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Title: The effect of brief mindful self-focus on state paranoia in a nonclinical sample
Author: Buchanan, Sarah
Awarding Body: University of London
Current Institution: University of London
Date of Award: 2012
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Paranoia is a common experience in the non-clinical population (e.g. Freeman et al., 2011) and is significantly associated with distress (e.g. Ellett et al., 2003). A number of experimental approaches have investigated the induction of state paranoia under controlled conditions (e.g. Bodner & Mikulincer, 1998; Ellett & Chadwick, 2007). There has been no investigation into ways of reducing state paranoia once induced, but mindfulness is one possibility. A number of studies have investigated the use of brief mindful self-focus (BMSF) in reducing negative affect following, or preceded by, negative mood induction (e.g. Broderick, 2005; Singer & Dobson, 2007). However, there has been no such experimental exploration of BMSF following paranoia induction. In the present study, a sample of university students first underwent a paranoia induction paradigm (Ellett & Chadwick, 2007) intended to increase state paranoia. Participants were then randomly allocated to one of two conditions: BMSF or Distraction. Both conditions required participants to listen to a brief audio recording. Participants completed trait measures, as well as a set of state measures across three time points (baseline, post paranoia induction, post BMSF/Distraction) to detect change. Findings indicated that participants became significantly more paranoid following the paranoia induction paradigm and that state paranoia was significantly associated with trait paranoia. There was a significant reduction in state paranoia and negative affect following both the BMSF and distraction conditions. State mindfulness did not significantly increase in the BMSF condition, although there was a trend with participants in the BMSF condition demonstrating a higher level of decentring than the distraction condition. BMSF might therefore be a suitable technique for reducing state paranoia in the non-clinical population. Future research could explore other possible mechanisms of change by which mindfulness may reduce state paranoia, and apply BM SF within other populations experiencing paranoia.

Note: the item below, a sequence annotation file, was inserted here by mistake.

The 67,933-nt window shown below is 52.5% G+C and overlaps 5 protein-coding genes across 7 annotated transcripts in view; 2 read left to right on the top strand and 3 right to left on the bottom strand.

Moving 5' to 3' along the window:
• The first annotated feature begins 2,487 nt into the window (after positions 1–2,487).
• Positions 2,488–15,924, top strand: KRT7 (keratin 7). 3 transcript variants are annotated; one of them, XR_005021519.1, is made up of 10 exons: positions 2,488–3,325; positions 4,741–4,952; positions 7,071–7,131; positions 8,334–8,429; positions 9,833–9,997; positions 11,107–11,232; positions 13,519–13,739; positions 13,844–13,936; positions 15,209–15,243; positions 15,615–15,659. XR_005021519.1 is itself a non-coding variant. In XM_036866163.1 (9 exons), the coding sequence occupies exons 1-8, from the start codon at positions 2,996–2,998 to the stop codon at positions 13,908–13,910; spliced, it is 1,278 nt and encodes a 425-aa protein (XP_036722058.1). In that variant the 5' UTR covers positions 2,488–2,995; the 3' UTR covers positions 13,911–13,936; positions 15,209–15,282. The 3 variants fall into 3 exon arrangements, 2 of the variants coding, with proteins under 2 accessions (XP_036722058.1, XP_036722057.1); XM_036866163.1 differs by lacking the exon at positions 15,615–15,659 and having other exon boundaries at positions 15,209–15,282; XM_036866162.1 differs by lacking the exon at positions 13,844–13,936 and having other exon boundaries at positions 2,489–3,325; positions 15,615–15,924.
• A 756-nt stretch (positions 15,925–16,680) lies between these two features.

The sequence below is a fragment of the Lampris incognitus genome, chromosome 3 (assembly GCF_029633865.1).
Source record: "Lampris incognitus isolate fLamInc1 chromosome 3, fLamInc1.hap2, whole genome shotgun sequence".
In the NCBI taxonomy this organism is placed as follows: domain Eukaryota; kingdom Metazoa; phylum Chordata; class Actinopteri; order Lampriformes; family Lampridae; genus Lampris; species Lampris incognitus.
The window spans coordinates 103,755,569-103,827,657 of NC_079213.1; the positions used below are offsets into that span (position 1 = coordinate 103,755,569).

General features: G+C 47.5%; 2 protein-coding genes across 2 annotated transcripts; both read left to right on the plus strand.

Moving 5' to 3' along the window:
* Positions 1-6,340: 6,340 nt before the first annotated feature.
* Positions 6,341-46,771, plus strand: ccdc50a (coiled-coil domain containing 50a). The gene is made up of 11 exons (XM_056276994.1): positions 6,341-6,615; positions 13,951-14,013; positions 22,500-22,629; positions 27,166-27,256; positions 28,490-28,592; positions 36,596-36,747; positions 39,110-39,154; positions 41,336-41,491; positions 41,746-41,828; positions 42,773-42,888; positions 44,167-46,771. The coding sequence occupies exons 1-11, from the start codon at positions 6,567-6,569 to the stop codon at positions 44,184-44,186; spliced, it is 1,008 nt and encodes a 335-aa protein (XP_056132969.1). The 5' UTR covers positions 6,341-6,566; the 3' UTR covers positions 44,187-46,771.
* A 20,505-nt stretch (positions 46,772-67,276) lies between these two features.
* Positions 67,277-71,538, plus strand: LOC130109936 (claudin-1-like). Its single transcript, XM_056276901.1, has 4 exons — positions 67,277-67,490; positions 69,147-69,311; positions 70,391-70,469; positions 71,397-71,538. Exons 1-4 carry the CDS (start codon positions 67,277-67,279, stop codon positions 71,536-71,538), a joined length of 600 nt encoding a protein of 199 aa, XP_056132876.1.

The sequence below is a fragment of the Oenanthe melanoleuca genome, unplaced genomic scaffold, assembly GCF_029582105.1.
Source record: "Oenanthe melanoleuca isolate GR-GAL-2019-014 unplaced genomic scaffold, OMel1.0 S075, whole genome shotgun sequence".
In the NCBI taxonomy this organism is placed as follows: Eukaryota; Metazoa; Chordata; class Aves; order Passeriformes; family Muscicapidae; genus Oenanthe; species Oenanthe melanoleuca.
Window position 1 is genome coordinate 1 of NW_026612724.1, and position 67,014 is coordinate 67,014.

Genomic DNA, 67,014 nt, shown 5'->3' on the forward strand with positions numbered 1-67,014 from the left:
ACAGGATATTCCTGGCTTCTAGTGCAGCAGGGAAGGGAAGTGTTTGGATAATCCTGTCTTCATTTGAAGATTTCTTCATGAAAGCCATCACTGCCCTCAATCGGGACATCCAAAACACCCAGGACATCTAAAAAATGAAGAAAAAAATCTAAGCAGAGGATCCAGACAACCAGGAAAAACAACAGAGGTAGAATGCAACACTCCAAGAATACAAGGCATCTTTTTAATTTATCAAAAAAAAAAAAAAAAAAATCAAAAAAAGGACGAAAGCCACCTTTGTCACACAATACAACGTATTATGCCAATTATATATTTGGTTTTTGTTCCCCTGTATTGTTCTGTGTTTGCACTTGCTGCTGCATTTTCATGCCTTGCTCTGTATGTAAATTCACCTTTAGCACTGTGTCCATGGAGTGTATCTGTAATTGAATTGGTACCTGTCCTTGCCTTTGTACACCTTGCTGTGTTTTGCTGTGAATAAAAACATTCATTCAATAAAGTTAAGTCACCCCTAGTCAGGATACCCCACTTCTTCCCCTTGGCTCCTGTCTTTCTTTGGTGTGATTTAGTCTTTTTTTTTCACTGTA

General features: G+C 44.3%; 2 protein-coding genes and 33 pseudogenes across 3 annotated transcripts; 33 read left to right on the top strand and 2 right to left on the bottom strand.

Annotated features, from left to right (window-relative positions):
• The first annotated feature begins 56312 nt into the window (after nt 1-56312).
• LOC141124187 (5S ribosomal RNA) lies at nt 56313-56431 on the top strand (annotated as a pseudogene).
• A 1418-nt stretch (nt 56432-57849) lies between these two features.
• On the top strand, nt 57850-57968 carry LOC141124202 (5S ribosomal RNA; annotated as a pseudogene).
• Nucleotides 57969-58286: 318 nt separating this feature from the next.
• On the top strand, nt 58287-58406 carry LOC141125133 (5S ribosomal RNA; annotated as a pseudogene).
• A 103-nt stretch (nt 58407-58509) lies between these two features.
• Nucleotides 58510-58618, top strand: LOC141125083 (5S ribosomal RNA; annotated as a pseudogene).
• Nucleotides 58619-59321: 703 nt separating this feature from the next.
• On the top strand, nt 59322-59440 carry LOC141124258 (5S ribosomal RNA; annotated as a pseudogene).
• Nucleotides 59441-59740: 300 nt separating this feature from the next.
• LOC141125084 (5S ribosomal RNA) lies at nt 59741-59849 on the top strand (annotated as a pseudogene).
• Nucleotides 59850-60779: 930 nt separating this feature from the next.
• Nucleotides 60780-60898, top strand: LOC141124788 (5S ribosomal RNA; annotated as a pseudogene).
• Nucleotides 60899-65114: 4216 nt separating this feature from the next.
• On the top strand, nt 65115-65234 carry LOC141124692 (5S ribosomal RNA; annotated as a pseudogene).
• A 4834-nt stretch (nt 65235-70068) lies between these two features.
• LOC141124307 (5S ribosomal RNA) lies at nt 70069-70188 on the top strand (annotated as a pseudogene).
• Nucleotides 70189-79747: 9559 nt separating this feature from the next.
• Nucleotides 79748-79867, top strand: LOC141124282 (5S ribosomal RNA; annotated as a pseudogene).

Supervisor: Not available Sponsor: Not available
Qualification Name: Thesis (Ph.D.) Qualification Level: Doctoral
EThOS ID:  DOI: Not available